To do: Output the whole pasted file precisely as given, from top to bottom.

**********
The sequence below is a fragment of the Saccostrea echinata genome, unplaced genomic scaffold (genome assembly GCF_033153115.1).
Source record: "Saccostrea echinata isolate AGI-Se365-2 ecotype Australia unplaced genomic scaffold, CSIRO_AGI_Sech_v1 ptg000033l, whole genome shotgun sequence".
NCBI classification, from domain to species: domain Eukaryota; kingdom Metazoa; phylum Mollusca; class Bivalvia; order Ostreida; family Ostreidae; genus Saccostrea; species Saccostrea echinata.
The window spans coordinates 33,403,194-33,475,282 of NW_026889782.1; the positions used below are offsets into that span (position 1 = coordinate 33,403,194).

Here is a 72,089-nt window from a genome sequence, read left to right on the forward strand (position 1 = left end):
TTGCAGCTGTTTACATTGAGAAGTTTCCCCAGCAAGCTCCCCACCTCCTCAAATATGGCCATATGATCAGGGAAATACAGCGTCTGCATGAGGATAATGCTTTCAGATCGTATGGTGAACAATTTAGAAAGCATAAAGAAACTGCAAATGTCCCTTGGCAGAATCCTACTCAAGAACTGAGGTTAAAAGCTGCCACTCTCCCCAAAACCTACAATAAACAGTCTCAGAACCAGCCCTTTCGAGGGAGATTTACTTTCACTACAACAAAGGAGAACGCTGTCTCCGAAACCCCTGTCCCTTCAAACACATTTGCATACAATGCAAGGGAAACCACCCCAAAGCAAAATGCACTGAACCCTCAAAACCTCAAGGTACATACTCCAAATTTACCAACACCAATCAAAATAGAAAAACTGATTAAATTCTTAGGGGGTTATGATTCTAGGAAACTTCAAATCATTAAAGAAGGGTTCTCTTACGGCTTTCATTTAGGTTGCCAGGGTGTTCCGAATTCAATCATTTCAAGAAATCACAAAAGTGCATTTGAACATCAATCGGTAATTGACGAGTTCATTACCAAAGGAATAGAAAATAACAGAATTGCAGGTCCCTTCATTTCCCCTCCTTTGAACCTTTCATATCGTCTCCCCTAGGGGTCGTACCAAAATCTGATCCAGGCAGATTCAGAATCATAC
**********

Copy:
The sequence below is a fragment of the Saccostrea echinata genome, unplaced genomic scaffold (genome assembly GCF_033153115.1).
Source record: "Saccostrea echinata isolate AGI-Se365-2 ecotype Australia unplaced genomic scaffold, CSIRO_AGI_Sech_v1 ptg000033l, whole genome shotgun sequence".
NCBI classification, from domain to species: domain Eukaryota; kingdom Metazoa; phylum Mollusca; class Bivalvia; order Ostreida; family Ostreidae; genus Saccostrea; species Saccostrea echinata.
The window spans coordinates 33,403,194-33,475,282 of NW_026889782.1; the positions used below are offsets into that span (position 1 = coordinate 33,403,194).

Here is a 72,089-nt window from a genome sequence, read left to right on the forward strand (position 1 = left end):
TTGCAGCTGTTTACATTGAGAAGTTTCCCCAGCAAGCTCCCCACCTCCTCAAATATGGCCATATGATCAGGGAAATACAGCGTCTGCATGAGGATAATGCTTTCAGATCGTATGGTGAACAATTTAGAAAGCATAAAGAAACTGCAAATGTCCCTTGGCAGAATCCTACTCAAGAACTGAGGTTAAAAGCTGCCACTCTCCCCAAAACCTACAATAAACAGTCTCAGAACCAGCCCTTTCGAGGGAGATTTACTTTCACTACAACAAAGGAGAACGCTGTCTCCGAAACCCCTGTCCCTTCAAACACATTTGCATACAATGCAAGGGAAACCACCCCAAAGCAAAATGCACTGAACCCTCAAAACCTCAAGGTACATACTCCAAATTTACCAACACCAATCAAAATAGAAAAACTGATTAAATTCTTAGGGGGTTATGATTCTAGGAAACTTCAAATCATTAAAGAAGGGTTCTCTTACGGCTTTCATTTAGGTTGCCAGGGTGTTCCGAATTCAATCATTTCAAGAAATCACAAAAGTGCATTTGAACATCAATCGGTAATTGACGAGTTCATTACCAAAGGAATAGAAAATAACAGAATTGCAGGTCCCTTCATTTCCCCTCCTTTGAACCTTTCATATCGTCTCCCCTAGGGGTCGTACCAAAATCTGATCCAGGCAGATTCAGAATCATAC